DIAGNOSIS: History is based upon winners and losers, and you think just because a pop idol has won that all-important popularity contest that they are therefore the best artist.
ILLNESS: Hero-worship … A commonly held belief in our culture tells us we all need heroes, but it’s not true.
SYMPTOMS: T-shirts bearing the hero’s image, often in the context of a date of birth and death, if applicable. Other signs include obsessive libraries of the same hit song, including Pat Boone’s cover of “Hey Ya!” (if that exists), tattoos reading “Only God Can Judge Me,” thin and pretty girls who think they’re fat and ugly and general imitation of ideology, fashion and behavior (hopefully not in the vein of Cobain’s suicide).
PRESCRIPTION: Sonic Youth’s Confusion is Sex/Kill Your Idols, doses best taken in solitude late in the night. The louder the better, so a trip somewhere in the car is advisable. Anagnorisis (recognition achieved by the tragic protagonist of a drama) is due after “(She’s in A) Bad Mood,” followed by cold sweating between “Freezer Burn/I Wanna Be Your Dog” and “Kill Yr Idols.” Treatment should be immediately followed by Bowie’s “Heroes,” especially in cases of prolonged disillusion. If sweating continues, apply Bowie’s Ziggy Stardust and the Spiders from Mars followed by the Velvet Goldmine soundtrack or Outkast’s The Love Below, as preferred.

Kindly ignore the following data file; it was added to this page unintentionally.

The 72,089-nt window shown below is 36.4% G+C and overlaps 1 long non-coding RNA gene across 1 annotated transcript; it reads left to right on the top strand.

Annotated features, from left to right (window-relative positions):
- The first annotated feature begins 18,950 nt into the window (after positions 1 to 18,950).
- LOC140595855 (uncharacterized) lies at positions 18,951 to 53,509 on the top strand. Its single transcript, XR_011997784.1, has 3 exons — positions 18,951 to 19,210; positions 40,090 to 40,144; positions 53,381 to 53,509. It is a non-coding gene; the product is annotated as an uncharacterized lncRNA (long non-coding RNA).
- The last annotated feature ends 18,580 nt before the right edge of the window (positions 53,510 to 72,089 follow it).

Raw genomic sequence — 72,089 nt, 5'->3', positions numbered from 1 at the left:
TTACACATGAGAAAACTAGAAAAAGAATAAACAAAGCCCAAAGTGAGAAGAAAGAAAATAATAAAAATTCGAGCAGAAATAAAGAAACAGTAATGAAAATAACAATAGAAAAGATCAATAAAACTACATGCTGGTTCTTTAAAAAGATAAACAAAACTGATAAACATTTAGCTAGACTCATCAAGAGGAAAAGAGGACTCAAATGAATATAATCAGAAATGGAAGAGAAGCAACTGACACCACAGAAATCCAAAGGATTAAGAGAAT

PROGNOSIS: Hero-worship is one thing and admiration is another. The Glam genre confronts heroes with a sense of celebratory humor, which should curb most lingering resentment after the Kill Your Idols disinfectant. All break-ups take time to heal, so tread lightly on your next album; let it speak rather than preach to you.